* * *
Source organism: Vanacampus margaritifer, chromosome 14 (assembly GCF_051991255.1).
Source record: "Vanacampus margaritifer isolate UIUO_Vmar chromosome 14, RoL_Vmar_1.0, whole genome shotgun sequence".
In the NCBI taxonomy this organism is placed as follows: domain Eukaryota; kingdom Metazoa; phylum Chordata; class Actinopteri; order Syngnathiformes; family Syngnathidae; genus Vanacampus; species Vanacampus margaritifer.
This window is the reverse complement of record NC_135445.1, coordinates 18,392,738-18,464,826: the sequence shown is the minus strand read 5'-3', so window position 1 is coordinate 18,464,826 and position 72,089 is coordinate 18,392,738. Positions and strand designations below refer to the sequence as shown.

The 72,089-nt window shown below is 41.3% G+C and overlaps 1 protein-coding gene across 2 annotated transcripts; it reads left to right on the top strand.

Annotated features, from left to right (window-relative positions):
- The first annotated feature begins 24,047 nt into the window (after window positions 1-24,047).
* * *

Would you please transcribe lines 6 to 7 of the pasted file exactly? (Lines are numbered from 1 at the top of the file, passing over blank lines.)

Annotated features, from left to right (window-relative positions):
- The first annotated feature begins 24,047 nt into the window (after window positions 1-24,047).